by George Wolf
Ah, the good old days.
In these turbulent times, who doesn’t long for a return to that simple life, when everything was just so peachy and America was…what’s that word? Great!
Suburbicon is hardly the first film to cast satirical aspersions onto idealized visions of 1950s Americana, but few have created such a biting bridge to the present while doing it. Just when you might think it’s being too obvious in its messaging, the powerhouse pedigrees of almost everyone involved remind you there must be something more at work here.
There is, something that’s often deliciously dark, twisted and satisfying.
The village of Suburbicon is peddled as the pinnacle of modern living for the upwardly mobile families of the 1950s. It’s a community proud of its diversity…until a black family moves in. Mr. and Mrs. Mayers (Leith M. Burke and Karimah Westbrook) are careful to mind their own business, even as the angry crowd outside begins to grow.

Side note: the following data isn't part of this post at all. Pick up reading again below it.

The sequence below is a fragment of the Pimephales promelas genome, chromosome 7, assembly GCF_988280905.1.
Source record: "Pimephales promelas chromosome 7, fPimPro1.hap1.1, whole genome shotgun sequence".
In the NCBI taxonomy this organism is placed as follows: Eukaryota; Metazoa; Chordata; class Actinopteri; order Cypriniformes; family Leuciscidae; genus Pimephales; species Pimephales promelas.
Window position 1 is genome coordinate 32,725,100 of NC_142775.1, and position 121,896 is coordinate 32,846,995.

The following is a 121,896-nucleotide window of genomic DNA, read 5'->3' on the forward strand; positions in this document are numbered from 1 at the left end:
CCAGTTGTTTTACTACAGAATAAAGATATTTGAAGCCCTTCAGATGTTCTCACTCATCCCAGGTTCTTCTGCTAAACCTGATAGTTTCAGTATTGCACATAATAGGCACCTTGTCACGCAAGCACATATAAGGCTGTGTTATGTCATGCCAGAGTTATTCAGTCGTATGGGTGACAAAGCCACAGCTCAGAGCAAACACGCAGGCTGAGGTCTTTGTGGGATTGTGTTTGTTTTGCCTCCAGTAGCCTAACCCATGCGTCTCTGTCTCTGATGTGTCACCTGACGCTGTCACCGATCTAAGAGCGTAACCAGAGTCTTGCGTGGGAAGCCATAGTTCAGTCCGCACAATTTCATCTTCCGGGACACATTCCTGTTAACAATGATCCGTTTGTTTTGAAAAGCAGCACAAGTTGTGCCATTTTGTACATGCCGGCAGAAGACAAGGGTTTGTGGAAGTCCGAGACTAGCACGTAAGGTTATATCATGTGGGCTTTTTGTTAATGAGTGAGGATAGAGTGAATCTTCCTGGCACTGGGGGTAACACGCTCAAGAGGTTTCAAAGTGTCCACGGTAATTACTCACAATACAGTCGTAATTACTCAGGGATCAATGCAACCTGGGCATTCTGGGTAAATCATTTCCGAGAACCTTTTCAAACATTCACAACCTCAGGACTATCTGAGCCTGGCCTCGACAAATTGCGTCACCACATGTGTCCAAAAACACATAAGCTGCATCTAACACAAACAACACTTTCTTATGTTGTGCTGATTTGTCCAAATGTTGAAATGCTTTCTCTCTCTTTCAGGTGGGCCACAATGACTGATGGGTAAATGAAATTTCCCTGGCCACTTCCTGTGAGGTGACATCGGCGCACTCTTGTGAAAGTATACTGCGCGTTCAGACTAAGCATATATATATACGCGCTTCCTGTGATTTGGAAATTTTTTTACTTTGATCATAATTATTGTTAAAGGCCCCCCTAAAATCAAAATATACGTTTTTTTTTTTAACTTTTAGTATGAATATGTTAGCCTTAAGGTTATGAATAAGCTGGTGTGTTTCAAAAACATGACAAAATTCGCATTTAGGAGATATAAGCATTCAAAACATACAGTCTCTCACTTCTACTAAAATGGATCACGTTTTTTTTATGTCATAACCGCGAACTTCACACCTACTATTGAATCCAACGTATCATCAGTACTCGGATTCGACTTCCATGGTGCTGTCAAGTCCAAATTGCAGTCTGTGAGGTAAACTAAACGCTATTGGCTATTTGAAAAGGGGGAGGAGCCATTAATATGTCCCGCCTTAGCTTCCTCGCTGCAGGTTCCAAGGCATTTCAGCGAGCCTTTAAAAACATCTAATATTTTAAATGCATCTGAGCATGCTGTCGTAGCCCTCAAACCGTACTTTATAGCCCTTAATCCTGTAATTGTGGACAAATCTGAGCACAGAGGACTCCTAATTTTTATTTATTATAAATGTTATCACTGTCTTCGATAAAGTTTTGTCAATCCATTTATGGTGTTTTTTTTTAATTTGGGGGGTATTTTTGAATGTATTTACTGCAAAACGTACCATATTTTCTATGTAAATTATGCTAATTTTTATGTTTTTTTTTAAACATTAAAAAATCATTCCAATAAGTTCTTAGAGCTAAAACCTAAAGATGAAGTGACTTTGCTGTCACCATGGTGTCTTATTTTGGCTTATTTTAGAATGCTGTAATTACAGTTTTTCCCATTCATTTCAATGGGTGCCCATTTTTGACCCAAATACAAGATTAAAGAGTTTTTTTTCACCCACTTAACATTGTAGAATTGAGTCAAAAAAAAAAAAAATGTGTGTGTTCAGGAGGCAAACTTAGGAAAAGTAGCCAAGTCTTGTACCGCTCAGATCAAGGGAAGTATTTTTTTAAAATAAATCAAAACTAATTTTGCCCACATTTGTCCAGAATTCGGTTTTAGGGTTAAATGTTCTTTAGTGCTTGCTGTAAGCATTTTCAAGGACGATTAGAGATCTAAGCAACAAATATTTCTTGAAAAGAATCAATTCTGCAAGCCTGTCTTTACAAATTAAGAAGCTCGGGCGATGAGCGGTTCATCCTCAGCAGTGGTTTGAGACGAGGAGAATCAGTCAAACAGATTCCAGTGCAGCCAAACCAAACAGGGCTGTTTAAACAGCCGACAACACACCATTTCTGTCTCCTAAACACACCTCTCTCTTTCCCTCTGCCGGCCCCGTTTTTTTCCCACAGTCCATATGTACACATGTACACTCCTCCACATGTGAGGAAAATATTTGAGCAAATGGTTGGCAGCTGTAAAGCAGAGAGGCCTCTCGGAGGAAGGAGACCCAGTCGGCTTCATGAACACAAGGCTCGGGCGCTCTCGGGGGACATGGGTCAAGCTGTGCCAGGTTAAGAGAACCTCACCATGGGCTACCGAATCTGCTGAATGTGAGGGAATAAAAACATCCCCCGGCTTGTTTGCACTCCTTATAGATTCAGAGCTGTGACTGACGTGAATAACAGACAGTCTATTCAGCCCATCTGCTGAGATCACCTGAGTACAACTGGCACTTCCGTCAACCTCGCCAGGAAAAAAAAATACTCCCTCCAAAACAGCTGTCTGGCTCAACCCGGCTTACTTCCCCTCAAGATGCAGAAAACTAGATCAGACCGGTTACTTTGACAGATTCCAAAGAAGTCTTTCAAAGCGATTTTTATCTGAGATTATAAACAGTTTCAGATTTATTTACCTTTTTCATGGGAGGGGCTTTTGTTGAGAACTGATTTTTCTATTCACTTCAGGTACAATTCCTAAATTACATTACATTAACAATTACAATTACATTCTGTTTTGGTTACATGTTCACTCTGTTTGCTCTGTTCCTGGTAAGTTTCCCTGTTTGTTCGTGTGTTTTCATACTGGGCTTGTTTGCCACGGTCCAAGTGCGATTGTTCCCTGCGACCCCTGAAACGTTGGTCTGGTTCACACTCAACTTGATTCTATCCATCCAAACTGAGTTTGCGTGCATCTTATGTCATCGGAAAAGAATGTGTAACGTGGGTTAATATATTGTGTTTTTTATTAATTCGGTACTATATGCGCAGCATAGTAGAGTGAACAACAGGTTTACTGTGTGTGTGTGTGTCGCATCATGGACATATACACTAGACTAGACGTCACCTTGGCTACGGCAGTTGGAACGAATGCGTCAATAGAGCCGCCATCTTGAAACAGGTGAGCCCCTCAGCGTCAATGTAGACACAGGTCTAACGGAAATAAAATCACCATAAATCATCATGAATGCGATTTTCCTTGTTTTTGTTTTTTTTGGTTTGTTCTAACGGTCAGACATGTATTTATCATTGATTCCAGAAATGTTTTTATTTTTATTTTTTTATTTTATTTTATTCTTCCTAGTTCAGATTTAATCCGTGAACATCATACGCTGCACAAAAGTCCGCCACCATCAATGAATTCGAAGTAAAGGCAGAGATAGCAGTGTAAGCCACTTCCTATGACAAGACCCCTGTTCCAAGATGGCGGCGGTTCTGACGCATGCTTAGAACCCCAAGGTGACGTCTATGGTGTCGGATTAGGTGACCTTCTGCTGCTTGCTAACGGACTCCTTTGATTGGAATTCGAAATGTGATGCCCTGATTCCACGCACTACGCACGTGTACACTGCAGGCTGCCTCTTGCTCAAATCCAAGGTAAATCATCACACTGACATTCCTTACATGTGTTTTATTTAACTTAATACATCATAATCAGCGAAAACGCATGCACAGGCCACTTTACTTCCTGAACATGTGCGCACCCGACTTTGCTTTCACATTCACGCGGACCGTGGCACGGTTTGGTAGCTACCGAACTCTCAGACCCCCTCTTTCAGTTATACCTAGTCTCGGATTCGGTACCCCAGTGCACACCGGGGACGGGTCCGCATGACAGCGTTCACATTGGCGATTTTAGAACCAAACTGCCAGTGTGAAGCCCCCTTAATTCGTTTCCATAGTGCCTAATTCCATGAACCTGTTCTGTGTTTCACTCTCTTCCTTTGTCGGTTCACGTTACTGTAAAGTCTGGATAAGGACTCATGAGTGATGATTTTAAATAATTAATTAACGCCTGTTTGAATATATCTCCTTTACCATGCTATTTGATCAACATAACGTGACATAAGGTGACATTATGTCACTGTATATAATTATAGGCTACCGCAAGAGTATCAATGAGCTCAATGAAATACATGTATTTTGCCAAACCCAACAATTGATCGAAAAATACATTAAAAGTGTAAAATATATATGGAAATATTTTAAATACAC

Right next door to the new unwelcome neighbors, Gardner Lodge (Matt Damon), his wife Rose (Julianne Moore), sister-in-law Margaret (also Julianne Moore) and son Nicky (Noah Jupe) are dealing with the consequences of a violent home invasion. An insurance claim follows, which brings a visit from an eager fraud investigator (a scene-stealing Oscar Isaac).
It’s a film loosely loosely built from the story of the first black family to live in a 1957 Pennsylvania suburb, as director George Clooney and frequent writing partner Grant Heslov resurrect a decades old script from the masterful Coen Brothers to mine both the ridiculous and the profane.
Connecting the Lodge and Mayers households only through the uneasy friendship of Nicky and young Andy Mayers (Tony Espinosa), we see the Suburbicon residents threatened not by the dangerous lunacy of their white neighbors, but by the mere existence of anything that disturbs their own privilege.
The eye for crisp detail that helped Clooney nab both writing and directing Oscar noms for Good Night, and Good Luck is on full display here, along with stellar performances from a standout ensemble.
But Clooney’s heart is on his sleeve as usual, and surrounding a tale of racial violence with such kitsch and exaggerated satire brings a danger of condescension that the film keeps at arm’s length through a commitment to its long game.
Beyond the tired metaphors of fences and observant children lies the point that this is the history so many want to “take America back” to, and it was far from great.